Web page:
During the last years we have almost always traveled with our kids. We can easily say that they are well traveled toddlers by now. And of course, the fact of having two nationalities is undoubtedly contributing to their increasing count of flying mileage. While for us traveling with our daughters is the natural way of being, for many others it is highly supernatural phenomenon.
Most people seem not to understand why would we want to go for a holiday “without any peace”. Or how on earth two toddlers (not long ago babies) are able to survive 12 hour flight. (?) Or why do we bother, since the kids will not remember the trip anyway.(!) I find this confusion quite entertaining but I do acknowledge that parenting is a highly complex and delicate matter and each one knows what is the best for their family. As long as we have happy kids I know we are doing the right thing.
I know that my daughters will not have sharp detailed memories of our travels, but I also do know that each trip will make part of their subconscious memory, enabling them to develop a curious and courageous nature celebrating and respecting (cultural) differences. I believe the same way we consider our couple of yearly trips as vitamins for our soul, they too get some boost out of it. And if nothing else, it is always a longer time span of days spent in family, which is not so possible in our hectic daily life. Also a great time for my daughters to develop further their mother tongue, since less of the dominant (father’s) language is around. (It is so rewarding to see the fast progress in these circumstances.)
When choosing the destination of this year’s big trip, we already knew that it will be four of us. However, despite Bali not being a common destination choice for European families, we decided to go for it. As always, I supported the decision with an intense internet search based on what I concluded that a lot of Australians go to Bali with kids and all works out fine and we too can go with our family (despite the much longer flight itinerary).
After knowing the destination I obviously had to search for everything that could go wrong. Unfortunately I have a natural (involuntary? cultural?) tendency towards glass-half-empty first approach, so I just needed to go through this phase before letting go and relaxing. The possible pre-travel anxieties included this time terrorism, disappearing flights, earthquake and tsunami, rabies from dogs and monkeys, and last but not least ending up in prison due to possible narcotic ingredient of medicines we planned to take with us. I will write later in more detail how I managed to stay sober about these huge risks and what % of these aforementioned catastrophes actually happened.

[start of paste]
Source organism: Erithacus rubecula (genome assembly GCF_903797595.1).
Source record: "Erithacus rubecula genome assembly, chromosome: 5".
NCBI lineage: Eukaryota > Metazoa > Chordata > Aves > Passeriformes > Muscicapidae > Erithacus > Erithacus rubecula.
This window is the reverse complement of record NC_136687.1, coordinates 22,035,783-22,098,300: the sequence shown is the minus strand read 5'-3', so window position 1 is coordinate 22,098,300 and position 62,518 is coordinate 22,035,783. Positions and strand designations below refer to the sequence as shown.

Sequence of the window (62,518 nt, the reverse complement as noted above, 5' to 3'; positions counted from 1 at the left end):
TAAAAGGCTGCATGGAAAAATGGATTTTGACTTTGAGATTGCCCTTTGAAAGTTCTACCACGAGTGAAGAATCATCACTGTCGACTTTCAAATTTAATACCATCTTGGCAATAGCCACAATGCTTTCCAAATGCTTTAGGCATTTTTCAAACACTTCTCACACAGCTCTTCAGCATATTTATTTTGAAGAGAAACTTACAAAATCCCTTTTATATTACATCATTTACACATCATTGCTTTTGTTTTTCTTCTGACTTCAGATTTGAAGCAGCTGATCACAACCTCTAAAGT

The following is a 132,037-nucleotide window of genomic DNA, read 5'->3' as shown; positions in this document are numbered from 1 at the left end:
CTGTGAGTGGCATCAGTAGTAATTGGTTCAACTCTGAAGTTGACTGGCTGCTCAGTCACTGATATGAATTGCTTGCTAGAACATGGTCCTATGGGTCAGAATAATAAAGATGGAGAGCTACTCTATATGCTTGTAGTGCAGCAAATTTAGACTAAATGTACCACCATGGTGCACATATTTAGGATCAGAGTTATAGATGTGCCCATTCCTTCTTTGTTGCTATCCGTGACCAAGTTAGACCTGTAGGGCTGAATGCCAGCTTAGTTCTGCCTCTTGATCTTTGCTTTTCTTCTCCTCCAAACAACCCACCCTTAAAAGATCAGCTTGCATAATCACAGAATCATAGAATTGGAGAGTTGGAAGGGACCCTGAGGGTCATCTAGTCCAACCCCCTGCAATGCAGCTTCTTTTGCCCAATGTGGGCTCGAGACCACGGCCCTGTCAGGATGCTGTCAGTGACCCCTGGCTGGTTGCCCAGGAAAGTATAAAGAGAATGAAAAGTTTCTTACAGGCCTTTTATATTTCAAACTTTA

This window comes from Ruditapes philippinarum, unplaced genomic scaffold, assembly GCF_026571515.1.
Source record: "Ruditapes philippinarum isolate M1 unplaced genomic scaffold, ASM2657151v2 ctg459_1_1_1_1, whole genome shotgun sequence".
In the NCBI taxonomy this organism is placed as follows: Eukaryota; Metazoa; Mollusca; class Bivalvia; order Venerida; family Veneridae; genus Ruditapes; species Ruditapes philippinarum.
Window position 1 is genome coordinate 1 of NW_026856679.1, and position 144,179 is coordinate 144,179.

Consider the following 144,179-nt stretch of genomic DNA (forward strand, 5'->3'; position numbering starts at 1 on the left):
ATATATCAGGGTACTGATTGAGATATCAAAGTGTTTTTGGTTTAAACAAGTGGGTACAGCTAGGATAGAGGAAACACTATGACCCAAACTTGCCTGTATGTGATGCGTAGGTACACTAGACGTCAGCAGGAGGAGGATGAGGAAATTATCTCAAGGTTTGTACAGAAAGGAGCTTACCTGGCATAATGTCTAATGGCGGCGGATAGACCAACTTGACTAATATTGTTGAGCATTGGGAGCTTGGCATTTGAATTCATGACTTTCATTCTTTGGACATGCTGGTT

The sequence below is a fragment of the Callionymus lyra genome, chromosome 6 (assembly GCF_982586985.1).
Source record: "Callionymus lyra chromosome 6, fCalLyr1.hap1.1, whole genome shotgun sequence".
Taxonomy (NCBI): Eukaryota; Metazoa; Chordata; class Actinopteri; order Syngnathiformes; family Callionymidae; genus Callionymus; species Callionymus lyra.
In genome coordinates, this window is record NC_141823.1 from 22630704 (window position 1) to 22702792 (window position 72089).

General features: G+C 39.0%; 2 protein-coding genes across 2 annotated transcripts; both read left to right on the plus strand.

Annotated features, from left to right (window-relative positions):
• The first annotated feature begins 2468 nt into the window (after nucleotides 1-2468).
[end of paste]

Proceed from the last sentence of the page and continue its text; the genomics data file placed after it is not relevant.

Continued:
Going for a trip abroad with kids can surely be a horrible experience if one is not prepared for it. When I say prepared, I do not mean necessarily the existence of clothes for all seasons, but instead one’s mental preparation. You have to get your expectations right from the beginning. The experience will be nothing like the good old (pre-kids) days of traveling with your partner. There will be no fancy restaurants, no drinking of bottles of wine or long walks under the starry sky in an unknown direction.. Instead there will be quite a lot of carrying kids or pushing strollers, changes in plans (or less planning) and frequent compromises in your travel itinerary. You might have to give up a visit to another temple and go to water park instead or skip the walk to the city center and stay resting in a hotel. However, all of this is manageable and equally enjoyable if you slow down your pace and go with the flow.
Our 3+3 flights either way (the middle one about 13 hours) went quite smoothly. The kids slept a lot and watched some movies during the long London-Singapore flight. However, we had also a little fun moment, when boarding the first long flight. After sitting down in our seats, a young couple (25+) arrived in front of us. While kids were settling in and trying out their TV remotes, I left for the restroom. Few minutes later when returning I learned that the young lady had stood up, turned to my husband and said she is not going to fly 13 hours with a kid pulling her chair. We were quite surprised since the boarding of the plain was ongoing and the couple had been only about 5 minutes sitting. Not sure if only because of us or the fact that they were surrounded by families, the couple did end up changing their seats. I felt quite happy when they left, but also quite sad for her. I hope she will grow up by the day she will have children. Little did she know that my little girl watched a bit of a movie and slept silently during most of the trip. I thoroughly understand how others´ kids can be a bit annoying in some circumstances (and therefore I try to educate and discipline mine as much as possible) but I also believe that certain tolerance is a sign of maturity and good character..